City Guide to Edinburgh, Scotland

City Guide to Edinburgh, Scotland

New Works: Blind Eye, Traverse Theatre, Review


By michelle.haynes - Posted on 12 September 2014

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Blind Eye - cast
Show Details
Venue: 
Traverse Theatre
Company: 
Royal Conservatoire of Scotland in collaboration with Playwrights' Studio Scotland
Production: 
Isabel Wright (Writer), Wendy Turner (Director)
Performers: 
Jason Vaughn (John), Ayana Major Bey (Kim), David James Kirkwood (Micheal), Maria Jones (Sophia), Clare Marcie (Natalie), Kenny Boyle (Fraser), Eden Perry (Amanda)
Running time: 
55mins

Corruption in the business and political world is always a sickening yet intriguing thought that infiltrates our lives on a daily basis. Exploring the value of money over humanity and honesty, ‘Blind Eye’ by Isabel Wright is a political battle into the power of personal relations companies and the scandals of the corporate system.

Following a PR company said to ‘represent any client’- for the right price, 'Blind Eye' delves into the dirty secrets of the business and political world. When activists penetrate the firm with the intention to expose the bribery and dishonesty within, morals are questioned and the fight for ‘what is right’ takes hold. But will it make any difference if the world finds out or will the public simply turn a blind eye to the scandal?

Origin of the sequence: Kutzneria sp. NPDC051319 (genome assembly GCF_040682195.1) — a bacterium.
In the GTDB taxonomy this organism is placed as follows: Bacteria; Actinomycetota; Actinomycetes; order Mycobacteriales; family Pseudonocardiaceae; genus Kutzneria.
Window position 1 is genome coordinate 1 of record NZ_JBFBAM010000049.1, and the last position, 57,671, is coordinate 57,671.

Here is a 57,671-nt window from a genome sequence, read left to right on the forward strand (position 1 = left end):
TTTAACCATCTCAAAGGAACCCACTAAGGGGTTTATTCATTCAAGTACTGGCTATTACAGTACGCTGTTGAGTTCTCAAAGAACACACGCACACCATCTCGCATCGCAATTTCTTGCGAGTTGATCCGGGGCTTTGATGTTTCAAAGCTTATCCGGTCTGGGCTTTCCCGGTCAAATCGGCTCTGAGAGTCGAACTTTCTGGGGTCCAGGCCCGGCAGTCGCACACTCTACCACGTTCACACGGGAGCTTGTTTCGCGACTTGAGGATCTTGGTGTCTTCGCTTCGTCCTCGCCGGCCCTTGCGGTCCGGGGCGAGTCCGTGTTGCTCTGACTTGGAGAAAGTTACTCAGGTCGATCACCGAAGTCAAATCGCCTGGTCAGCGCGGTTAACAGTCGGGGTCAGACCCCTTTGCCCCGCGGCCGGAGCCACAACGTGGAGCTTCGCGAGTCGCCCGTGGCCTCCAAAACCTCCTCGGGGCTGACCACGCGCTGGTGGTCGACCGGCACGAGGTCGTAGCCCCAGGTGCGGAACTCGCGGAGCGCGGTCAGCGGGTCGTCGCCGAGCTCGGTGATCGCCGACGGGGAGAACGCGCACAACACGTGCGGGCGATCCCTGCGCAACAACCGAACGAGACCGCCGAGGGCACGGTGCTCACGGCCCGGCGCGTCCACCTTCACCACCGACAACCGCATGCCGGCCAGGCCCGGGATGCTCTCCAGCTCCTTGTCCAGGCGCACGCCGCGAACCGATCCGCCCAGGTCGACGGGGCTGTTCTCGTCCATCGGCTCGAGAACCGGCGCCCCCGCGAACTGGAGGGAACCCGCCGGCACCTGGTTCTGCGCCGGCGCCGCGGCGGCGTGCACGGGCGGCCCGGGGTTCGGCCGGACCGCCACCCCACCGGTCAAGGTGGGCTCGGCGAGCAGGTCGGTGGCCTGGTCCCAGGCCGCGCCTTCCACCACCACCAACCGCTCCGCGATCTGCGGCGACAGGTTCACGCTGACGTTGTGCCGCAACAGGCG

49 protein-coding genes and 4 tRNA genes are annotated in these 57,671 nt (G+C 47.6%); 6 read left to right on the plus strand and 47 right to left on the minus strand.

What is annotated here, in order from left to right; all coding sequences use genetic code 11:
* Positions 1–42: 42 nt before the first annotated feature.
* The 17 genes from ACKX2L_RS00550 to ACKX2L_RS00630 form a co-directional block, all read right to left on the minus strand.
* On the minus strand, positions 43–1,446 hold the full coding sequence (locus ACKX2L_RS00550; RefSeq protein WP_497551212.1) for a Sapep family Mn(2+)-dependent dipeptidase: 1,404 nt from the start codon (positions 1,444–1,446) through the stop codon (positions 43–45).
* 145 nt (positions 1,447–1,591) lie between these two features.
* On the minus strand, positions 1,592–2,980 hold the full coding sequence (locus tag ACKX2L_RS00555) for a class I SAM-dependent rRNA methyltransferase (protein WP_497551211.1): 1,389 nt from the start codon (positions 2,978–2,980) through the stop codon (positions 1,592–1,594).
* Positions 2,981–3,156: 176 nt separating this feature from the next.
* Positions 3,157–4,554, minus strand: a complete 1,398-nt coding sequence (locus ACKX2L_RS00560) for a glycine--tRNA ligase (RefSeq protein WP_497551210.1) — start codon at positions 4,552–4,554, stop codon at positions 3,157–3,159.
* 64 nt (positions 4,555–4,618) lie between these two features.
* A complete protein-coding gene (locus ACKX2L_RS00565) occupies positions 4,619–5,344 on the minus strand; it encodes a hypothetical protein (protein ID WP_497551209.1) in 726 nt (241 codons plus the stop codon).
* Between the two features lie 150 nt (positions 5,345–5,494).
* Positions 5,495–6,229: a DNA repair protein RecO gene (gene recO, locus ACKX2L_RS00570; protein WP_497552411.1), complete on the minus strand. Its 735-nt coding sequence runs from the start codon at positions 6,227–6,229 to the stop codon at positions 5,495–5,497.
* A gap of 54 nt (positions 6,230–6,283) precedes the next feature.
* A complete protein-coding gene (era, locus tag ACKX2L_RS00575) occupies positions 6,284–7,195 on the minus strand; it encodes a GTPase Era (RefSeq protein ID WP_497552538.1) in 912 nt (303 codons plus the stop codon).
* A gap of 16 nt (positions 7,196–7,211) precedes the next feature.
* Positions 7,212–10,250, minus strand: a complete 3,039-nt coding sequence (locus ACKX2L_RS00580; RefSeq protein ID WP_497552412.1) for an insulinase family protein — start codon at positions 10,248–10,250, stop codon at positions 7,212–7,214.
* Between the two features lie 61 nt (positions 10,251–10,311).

With mentions of Thatcher from the offset and Hitler a short while later, 'Blind Eye' tackles the rather clichéd topic of the villains of politics and corporate corruption. The character of the desperate politician, the hardened business woman, the lesbian activists and the sleazy PR manager are all things audiences have seen before. In saying that, many of the performances were of high quality, in particular Jason Vaughn as the character of John who added a welcome sarcastic humour to the plot.

Wendy Turner’s set was also something to be admired, creating a sleek green, black and white visual element with attention to detail extending to the tips of the character of Kim’s (Ayana Major Bey) fingers with a highlight of lime green nail polish and to the character of Fraser’s (Kenny Boyle) socks. Much of the scene changes were messy and the kiss between Micheal (David James Kirkwood) and Fraser was somewhat unbelievable, however the script managed to pull this up, creating hilarious moments of awkwardness particularly near the end and witty remarks from the feisty character of Kim which were both painful yet moreish to watch.

Despite covering a topic that has been done many times over (which although clichéd, shows it must be an important issue in our lives) 'Blind Eye' still succeeds in serving as a sickening reminder of just how little the public actually do when these scandals are uncovered and makes the audience question their morals over money.

Runs 11-13th September, (8pm).

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